Three Imaginary Girls

Seattle's Indie-Pop Press – Music Reviews, Film Reviews, and Big Fun

Hola muchachos! I've just returned from a fabulous honeymoon in Mexico, and can I just tell you how much I love fresh ceviche? Ohmygod. It's a little bit of heaven, I tell ya.

Know what else was blissful? Spending over a week being completely ignorant of the news. My new husband (omg husband!) and I lounged in the sun, and downed frothy pina coladas + shots of tequila, all the while purposefully avoiding newspapers, televisions, and the Internet news sites, and remaining completely out of touch with the happenings in the world.

Of course, now it's time to write something insightful for my friends at Music for America, and I am completely clueless. I asked my Political Best Bud Lorenzo for a potential topic idea and the conversation went something like this:

Me: "What's been going on in the world that I could write about for Music for America?
PBBL: "Why don't you write about the Italian journalist who was kidnapped and how the American troops opened fire on her as she was being liberated?"
Me: Huh?

Clearly, ignorance is bliss, but it has its pitfalls once you return to reality.

But while we're on the topic of ignorance, I should mention that there was an election in the state of Nayarit, Mexico during our stay. As soon my fella and I hopped in the cab from the airport, political signs chased up and down the highway and throughout the rustic town where we stayed. Signs were taped to the storefronts and stickers were affixed to the insides of beaten-up pickup trucks. Ney! Salvadora! That other guy! Foreign names and, somewhat alarmingly, unknown faces followed us around our honeymoon, smilingly entreating us for a vote we could not give.

{Aside to readers: be thankful that the U.S. hasn't adopted the practice of plastering the candidates' grinning faces to their political posters. It's really creepy. Imagine if we had to see Dubya's smirking monkey face on all those bumper stickers… *shudder*.}

Elections occurred on the Sunday we spent in Sayulita. While we ate breakfast, we watched the locals fill the town center in what we were told were overwhelming numbers, queueing in the sun to make their selection from the sea of faces. From what I could glean, it seemed to be a primary election for the "PRI" party. Whatever that means, whatever they stand for. No me importa. I ate my huevos rancheros and watched with a light heart. After the agony of last November, it was such a relief to actually NOT participate – to observe their enthusiasm and vehemence dispassionately, as an onlooker. "Isn't it refreshing?" I thought to myself. "No matter what they decide, this election won't impact my life."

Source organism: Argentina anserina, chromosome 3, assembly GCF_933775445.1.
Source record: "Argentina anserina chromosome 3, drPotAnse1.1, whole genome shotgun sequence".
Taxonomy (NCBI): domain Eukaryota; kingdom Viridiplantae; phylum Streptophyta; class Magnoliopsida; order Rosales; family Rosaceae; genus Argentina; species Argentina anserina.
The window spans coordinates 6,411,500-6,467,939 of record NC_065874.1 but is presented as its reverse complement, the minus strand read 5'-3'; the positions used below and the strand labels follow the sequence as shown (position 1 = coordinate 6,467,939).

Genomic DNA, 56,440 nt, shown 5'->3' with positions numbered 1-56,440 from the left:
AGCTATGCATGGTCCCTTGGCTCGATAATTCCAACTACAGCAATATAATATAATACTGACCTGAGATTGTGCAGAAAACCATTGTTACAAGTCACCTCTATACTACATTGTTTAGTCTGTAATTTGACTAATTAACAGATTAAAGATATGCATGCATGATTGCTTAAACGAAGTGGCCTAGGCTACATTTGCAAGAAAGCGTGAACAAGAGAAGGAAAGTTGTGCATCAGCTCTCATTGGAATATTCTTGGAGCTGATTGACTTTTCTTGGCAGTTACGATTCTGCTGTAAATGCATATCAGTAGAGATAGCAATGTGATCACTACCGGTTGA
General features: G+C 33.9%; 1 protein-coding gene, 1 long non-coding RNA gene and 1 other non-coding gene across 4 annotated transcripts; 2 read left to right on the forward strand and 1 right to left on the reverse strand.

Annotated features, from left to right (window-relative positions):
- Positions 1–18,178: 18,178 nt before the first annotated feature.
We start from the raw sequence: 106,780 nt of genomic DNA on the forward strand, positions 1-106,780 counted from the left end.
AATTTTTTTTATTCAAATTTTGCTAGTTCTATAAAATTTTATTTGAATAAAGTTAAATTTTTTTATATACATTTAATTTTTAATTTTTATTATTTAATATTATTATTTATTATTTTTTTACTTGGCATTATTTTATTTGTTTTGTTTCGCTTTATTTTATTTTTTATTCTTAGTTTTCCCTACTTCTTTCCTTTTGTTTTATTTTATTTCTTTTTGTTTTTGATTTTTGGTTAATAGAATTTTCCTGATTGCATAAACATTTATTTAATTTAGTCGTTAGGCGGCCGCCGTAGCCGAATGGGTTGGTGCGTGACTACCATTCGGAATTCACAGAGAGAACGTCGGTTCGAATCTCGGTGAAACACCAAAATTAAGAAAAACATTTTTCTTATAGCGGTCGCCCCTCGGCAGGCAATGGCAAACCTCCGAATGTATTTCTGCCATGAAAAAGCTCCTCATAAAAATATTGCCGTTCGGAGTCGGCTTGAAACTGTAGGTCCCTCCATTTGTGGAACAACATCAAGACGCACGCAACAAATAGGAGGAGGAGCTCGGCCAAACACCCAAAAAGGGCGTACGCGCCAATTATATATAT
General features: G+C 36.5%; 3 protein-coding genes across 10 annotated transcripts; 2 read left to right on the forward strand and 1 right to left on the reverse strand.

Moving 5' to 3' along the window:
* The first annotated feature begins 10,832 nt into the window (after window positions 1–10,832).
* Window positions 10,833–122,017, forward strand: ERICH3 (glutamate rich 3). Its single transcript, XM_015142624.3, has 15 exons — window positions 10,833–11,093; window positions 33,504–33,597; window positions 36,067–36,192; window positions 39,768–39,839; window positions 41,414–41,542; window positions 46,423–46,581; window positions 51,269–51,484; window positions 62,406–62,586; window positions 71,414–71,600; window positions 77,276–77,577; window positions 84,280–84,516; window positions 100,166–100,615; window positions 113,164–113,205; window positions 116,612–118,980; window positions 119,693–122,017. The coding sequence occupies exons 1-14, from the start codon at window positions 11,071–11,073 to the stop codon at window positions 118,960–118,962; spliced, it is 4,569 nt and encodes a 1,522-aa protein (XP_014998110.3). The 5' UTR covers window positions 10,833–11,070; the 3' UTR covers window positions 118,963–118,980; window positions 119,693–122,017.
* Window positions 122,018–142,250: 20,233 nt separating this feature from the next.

I sat in the café, just watching those voters. I contemplated whether any of the unfamiliar candidates peering out from the posters were as inarticulate, narrow-minded, and offensive as the winner of our last election. I wondered if any of those folks in line would have their hearts break as mine did last November once the results were announced. I smiled to myself, happy not to worry about politics, content to simply enjoy my vacation for a few days more. I turned to order my first pina colada of the day (hey, it was approaching noon, and it does contain juice), and had a conversation that went something like this:

Waitress: "No alcohol today."
Me: "Oh {crestfallen}. Is that because it's Sunday?"
Waitress: "Nope, because of the elections. It's dry here today because they don't want the banditos to shoot each other once the results are announced."

Ack! Que lastima! I guess it goes to show – even though we might be ignorant about the politics involved, we all feel the ripple of all elections….

{PS ~ Special huge thanks to the fabulous Lisa Wood for doing such a fabulous job with A Rush and a Push during my two week absence. And – it's so good to be home!}


{This article originally appeared in igDana's weekly Music for America column "A Rush and a Push." Check out the column and feel free to comment on their message boards here.